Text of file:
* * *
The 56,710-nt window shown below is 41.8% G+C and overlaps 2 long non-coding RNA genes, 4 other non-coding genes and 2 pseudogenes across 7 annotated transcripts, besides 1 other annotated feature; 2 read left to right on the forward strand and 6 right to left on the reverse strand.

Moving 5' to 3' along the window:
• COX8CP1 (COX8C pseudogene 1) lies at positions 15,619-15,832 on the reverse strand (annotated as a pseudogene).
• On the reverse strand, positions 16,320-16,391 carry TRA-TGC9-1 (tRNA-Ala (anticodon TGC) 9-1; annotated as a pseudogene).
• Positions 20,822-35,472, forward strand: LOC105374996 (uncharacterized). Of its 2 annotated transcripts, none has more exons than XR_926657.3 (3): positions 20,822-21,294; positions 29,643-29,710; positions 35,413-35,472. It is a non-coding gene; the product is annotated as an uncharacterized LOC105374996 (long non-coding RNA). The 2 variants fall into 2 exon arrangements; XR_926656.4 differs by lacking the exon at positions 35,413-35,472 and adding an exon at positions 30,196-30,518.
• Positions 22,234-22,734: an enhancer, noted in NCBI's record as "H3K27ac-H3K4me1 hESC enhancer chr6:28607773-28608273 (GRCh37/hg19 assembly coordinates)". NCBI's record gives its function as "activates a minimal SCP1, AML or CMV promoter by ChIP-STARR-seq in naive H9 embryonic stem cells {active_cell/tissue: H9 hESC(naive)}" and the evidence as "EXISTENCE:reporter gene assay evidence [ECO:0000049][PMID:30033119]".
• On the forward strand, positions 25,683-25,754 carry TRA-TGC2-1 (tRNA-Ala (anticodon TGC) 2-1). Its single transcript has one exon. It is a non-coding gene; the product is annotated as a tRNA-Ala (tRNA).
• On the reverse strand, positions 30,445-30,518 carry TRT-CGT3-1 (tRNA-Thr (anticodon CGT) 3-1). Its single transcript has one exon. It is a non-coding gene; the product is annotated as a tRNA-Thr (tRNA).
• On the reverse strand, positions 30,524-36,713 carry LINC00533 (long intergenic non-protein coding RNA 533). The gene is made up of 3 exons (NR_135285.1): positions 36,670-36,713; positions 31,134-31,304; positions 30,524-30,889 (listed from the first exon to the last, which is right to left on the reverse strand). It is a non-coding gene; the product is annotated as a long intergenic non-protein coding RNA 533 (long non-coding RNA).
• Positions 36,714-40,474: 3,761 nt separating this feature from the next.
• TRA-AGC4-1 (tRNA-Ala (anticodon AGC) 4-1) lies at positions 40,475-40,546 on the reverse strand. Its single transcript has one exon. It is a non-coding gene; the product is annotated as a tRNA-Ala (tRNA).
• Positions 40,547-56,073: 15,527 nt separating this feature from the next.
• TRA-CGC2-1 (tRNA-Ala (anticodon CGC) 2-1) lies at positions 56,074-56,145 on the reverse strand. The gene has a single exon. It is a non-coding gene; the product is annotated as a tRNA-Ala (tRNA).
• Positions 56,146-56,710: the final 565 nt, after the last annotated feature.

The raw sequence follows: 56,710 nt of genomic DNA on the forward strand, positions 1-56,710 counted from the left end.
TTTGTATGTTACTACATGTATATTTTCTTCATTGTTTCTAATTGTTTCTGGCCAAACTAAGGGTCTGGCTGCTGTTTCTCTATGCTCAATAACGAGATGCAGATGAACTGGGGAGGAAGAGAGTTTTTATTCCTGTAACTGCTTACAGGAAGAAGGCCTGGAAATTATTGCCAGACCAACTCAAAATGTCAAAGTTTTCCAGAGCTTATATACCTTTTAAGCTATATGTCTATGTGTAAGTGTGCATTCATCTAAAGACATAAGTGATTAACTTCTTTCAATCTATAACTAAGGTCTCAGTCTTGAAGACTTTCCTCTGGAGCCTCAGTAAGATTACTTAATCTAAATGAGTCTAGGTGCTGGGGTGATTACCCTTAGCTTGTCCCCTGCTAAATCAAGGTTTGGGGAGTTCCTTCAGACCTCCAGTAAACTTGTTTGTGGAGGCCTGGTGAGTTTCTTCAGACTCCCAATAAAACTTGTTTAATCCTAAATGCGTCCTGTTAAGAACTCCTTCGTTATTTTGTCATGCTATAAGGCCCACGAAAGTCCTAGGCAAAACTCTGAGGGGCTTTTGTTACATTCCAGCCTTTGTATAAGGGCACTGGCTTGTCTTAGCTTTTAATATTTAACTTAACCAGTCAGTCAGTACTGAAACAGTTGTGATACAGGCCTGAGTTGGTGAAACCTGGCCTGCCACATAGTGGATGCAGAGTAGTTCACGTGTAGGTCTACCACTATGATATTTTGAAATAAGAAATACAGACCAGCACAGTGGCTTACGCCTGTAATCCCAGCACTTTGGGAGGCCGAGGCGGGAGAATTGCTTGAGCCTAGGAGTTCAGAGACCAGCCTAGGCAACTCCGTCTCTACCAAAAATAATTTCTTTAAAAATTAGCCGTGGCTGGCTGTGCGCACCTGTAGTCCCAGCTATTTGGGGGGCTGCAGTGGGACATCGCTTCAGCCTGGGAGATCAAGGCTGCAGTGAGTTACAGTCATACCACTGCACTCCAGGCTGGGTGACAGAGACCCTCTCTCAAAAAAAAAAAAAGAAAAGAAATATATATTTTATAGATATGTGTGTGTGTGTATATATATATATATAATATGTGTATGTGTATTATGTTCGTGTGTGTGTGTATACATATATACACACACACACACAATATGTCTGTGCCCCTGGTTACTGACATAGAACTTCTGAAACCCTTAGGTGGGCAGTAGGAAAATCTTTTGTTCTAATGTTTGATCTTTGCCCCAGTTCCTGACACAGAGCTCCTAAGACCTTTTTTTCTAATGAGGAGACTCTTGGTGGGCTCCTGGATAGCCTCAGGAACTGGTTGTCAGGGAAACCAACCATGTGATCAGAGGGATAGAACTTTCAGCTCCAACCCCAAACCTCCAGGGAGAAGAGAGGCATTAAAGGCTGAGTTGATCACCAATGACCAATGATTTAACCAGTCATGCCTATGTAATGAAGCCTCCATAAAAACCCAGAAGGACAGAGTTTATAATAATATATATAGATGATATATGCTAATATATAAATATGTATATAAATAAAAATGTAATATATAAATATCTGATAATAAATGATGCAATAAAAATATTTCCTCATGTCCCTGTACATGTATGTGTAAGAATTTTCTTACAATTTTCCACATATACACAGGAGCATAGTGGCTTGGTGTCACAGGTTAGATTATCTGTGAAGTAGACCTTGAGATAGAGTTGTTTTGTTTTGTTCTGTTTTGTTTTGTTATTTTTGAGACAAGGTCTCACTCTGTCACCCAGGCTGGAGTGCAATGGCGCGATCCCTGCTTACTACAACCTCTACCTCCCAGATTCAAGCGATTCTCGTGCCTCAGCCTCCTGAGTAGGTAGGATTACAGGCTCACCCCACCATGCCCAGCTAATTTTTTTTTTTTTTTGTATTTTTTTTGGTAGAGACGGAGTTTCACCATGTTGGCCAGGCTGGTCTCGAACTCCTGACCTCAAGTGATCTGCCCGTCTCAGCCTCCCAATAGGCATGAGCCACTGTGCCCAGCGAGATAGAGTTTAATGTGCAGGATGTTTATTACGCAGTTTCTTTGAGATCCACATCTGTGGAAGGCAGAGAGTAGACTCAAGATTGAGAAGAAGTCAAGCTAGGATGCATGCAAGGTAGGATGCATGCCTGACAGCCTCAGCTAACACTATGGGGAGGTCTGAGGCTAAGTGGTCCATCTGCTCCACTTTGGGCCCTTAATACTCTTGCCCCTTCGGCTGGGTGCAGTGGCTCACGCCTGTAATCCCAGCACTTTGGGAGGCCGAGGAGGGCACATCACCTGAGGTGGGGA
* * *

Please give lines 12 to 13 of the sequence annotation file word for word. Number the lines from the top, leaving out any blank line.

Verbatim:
• Positions 40,547-56,073: 15,527 nt separating this feature from the next.
• TRA-CGC2-1 (tRNA-Ala (anticodon CGC) 2-1) lies at positions 56,074-56,145 on the reverse strand. The gene has a single exon. It is a non-coding gene; the product is annotated as a tRNA-Ala (tRNA).